Friday, April 20, 2007

5 - Limitations of the Computer Analogy

What are the limitations that you are talking about ?

Look I am using computer technology to – in a sense – model the mental behavior of human beings but it is only fair that I point out to you that using computers as an analogy of the human mind is NOT something new, and earlier attempts to model the human mind on digital computers have generally resulted in very limited success. Despite the hype with Artificial Intelligence (AI) since the early sixties it is still not possible to construct a computer, or rather develop the software that passes the Turing test.

What is the Turing test ?

This test, developed in the fifties required a system to respond to questions or stimuli in a manner indistinguishable from that of a real person and carry on this charade for a specified amount of time. The success of IBM’s chess playing computer, Deep Blue, which had beaten Gary Kasparov is no indication of any intelligence because it would not be able to replicate very simple human behavior like carrying on a conversation or guiding a robot across a busy street.

I have heard of Artificial Intelligence and of a primitive software analogy for the human mind … can you elaborate on that for a moment.

The hard disk of a computer, or rather the software that resides on it, can be seen, at a very gross level, to mirror the mind or the soul. Should you replace the entire software on the hard disk of one computer with that of another, then the two computers would be indistinguishable from each other.

It is almost be like the transmigration of a very primitive soul !

We can carry this analogy further along by considering a network of computers, say a local area network [ LAN ], where each computer picks up the relevant software from a central, big computer, called a server. This ties-in very neatly with the Hindu concept of one central soul, with serves as the repository of all knowledge and consciousness and where each individual person, or his soul, is a manifestation of this divinity. When new computer hardware is first put into the network, it connects to the server and picks the relevant software that breathes life into the computer. The software determines the behavior of the individual computer and gives it a personality. In the course of its active life, this computer modifies the software (or data ...) on the server. Should the computer die or become dysfunctional, all that needs to be done is to throw it away and replace it with another computer. The new born computer will pick up the software from the server, left behind from its earlier incarnation, and carry on from there on. We can triumphantly say that this is an excellent model for the transmigration of the soul.

But is this model really flawless ?

Not at all, not at all. The real question is where is the communication channel ? In fact scientists have still not found out the exact mechanism by which an individual soul communicates with the great central soul. There is no psychic equivalent of the physical Ethernet cable (which connects computers together) or the stream of electromagnetic signals that carry the data over the cable.

Perhaps there is some as yet undiscovered extra-sensory capability

That is an explanation that you tend to invoke when you do not have a really good answer – that this communication mechanism is beyond the sensory capabilities of the physical world and its existence cannot be detected by any rational method. But even though rationality has its limitations this immediate attempt to isolate this phenomenon beyond the realm of the rational sciences smacks of escapism. All but the most ardent believer would expect something more substantial.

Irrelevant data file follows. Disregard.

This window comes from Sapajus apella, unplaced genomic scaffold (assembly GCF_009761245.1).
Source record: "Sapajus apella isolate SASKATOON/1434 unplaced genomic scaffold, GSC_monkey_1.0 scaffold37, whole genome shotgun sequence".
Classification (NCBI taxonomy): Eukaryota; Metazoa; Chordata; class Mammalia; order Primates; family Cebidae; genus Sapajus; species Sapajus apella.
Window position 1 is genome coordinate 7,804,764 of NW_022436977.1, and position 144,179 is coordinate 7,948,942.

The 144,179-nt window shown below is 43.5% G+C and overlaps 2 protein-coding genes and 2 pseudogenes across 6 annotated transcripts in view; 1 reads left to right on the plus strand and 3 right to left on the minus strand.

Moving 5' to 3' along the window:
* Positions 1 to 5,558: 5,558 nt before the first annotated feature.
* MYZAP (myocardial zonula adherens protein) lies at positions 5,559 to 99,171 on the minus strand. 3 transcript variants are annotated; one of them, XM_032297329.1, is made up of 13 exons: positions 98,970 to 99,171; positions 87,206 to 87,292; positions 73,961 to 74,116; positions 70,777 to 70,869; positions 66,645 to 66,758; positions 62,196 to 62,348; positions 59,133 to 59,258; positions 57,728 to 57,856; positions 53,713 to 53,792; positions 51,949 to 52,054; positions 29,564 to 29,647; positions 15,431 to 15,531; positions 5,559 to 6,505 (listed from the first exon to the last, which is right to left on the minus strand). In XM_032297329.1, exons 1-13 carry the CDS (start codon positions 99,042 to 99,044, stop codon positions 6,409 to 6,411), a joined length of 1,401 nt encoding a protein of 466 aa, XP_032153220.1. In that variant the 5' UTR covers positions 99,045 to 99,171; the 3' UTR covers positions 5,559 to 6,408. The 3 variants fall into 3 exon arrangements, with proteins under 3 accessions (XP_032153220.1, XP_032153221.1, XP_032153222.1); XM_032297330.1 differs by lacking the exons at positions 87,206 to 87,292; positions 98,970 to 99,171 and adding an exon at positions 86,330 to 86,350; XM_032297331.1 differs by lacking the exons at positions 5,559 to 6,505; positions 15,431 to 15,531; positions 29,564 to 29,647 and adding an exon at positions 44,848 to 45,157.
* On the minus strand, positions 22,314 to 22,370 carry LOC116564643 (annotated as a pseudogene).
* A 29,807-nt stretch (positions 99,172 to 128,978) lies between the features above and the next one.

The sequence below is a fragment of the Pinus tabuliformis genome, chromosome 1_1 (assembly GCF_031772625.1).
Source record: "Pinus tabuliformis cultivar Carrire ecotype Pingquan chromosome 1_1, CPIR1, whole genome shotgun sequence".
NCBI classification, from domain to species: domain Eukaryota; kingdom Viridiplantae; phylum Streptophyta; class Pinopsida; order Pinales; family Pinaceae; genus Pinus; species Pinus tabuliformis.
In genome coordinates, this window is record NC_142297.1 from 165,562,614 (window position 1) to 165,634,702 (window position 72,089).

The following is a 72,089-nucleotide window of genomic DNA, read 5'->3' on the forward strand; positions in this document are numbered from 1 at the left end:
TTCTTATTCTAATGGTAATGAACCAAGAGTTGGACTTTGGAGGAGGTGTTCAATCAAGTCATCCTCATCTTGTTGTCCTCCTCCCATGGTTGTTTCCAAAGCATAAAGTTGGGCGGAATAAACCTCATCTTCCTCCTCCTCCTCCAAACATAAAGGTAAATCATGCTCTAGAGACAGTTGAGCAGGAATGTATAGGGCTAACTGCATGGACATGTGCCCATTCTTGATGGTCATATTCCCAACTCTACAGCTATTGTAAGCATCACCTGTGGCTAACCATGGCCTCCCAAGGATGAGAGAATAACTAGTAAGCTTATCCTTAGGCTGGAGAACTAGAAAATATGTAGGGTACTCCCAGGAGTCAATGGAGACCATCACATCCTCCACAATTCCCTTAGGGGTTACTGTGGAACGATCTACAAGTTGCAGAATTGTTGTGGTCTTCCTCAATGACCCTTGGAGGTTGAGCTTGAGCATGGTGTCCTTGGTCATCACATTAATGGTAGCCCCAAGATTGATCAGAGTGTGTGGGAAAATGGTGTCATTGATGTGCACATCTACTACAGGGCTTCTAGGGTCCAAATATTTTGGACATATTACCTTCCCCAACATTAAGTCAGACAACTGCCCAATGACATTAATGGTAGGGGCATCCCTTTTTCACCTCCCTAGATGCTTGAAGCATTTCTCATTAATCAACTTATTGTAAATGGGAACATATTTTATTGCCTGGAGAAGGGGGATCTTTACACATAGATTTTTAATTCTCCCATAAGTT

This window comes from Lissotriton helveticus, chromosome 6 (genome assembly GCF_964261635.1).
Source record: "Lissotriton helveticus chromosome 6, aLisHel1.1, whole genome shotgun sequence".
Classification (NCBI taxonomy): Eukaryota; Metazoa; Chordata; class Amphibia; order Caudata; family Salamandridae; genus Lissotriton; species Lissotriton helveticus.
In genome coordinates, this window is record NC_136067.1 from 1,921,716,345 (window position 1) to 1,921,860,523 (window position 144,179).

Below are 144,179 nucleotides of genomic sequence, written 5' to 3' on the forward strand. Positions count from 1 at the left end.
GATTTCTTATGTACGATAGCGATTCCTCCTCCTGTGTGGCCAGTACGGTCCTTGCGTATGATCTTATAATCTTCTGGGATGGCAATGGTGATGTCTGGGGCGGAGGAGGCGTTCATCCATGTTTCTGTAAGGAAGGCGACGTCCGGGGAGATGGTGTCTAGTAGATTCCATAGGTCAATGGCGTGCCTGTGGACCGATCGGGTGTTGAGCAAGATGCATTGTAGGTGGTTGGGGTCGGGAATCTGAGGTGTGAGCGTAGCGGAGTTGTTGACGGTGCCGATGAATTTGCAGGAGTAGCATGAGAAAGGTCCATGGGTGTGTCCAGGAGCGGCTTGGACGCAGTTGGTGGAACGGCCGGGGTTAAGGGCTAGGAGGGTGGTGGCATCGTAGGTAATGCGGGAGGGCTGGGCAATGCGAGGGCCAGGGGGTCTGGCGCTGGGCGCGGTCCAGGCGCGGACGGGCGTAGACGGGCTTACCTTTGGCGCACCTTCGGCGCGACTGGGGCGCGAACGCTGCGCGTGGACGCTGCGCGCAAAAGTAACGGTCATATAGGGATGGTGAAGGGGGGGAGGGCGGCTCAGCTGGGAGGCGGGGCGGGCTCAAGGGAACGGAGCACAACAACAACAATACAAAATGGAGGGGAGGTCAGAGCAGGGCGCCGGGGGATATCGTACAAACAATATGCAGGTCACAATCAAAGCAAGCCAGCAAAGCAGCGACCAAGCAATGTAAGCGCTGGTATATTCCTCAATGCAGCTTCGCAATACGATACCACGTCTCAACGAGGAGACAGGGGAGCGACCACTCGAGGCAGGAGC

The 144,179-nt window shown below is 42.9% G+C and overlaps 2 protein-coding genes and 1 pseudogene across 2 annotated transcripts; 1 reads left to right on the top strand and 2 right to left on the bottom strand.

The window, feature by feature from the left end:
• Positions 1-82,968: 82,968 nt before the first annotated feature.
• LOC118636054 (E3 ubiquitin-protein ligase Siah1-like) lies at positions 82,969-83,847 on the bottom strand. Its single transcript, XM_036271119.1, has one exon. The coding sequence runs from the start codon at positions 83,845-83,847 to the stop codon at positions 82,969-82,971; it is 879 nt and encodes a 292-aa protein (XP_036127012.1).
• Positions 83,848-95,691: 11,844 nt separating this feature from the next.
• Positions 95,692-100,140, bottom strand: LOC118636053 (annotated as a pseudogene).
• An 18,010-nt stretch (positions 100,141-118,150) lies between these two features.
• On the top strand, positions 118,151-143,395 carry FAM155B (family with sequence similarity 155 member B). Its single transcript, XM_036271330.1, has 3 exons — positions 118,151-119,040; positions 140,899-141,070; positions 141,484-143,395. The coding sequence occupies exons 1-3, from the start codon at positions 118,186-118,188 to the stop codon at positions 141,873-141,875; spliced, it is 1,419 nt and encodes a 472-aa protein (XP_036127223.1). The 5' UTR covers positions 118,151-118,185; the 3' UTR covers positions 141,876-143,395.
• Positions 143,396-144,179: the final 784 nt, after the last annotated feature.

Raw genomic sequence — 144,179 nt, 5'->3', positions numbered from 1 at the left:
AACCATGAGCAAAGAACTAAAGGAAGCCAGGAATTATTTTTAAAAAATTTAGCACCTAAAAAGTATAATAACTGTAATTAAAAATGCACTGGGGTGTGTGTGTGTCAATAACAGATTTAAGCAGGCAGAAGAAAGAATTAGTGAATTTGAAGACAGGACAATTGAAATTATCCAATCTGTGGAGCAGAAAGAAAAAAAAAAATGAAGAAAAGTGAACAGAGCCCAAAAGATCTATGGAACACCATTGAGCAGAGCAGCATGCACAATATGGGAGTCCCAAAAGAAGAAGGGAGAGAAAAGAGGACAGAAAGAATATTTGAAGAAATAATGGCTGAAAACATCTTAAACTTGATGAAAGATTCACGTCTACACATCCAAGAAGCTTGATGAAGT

So how do you explain the communication ?

I will come to it in a minute but there is a second flaw and perhaps bigger flaw that you need to be aware of.

What is that ?

It is in the assumption is that there is indeed some software, that is a collection of computer programs plus data, which can indeed model the human mind and soul. Nothing could be further than the truth. All computer programs have at the core an algorithm, which specifies the logic that dictates how the software will behave under various circumstances ... and this principle seems to be at a complete variance from the way human beings behave. People are impulsive, do not do what seems to be logical and are capable of drawing conclusions without analysing all the data .... these are impossible in the algorithmic methodology that is the heart of the computer program. Various attempts to simulate this irrational but goal directed behaviour by building algorithms that learn as they go along or make heuristic shortcuts have been successful only to a very limited extent.

So if I understand you correctly there are two fundamental problems in using computer technology to model mental, thinking and psychic behaviour, namely
* The absence of a well defined theory of algorithms that allow us to have any degree of confidence in our ability to model human thought on a digital machine and
* The absence of a proven communication channel that would allow sentient individual to communicate without resorting to physical media

These are hard obstacles and I do not wish to bypass them with any magic or occult mumbo-jumbo. Instead, let us look at two approaches namely (a) Patterns and (b) the Universal Turing Machine. But please understand that this means two major detours from our original path … and you have to bear with this till we come back here again.

What are these two detours ?

These are detours into
* The realm of patterns and
* The realm of the Universal Turing Machine

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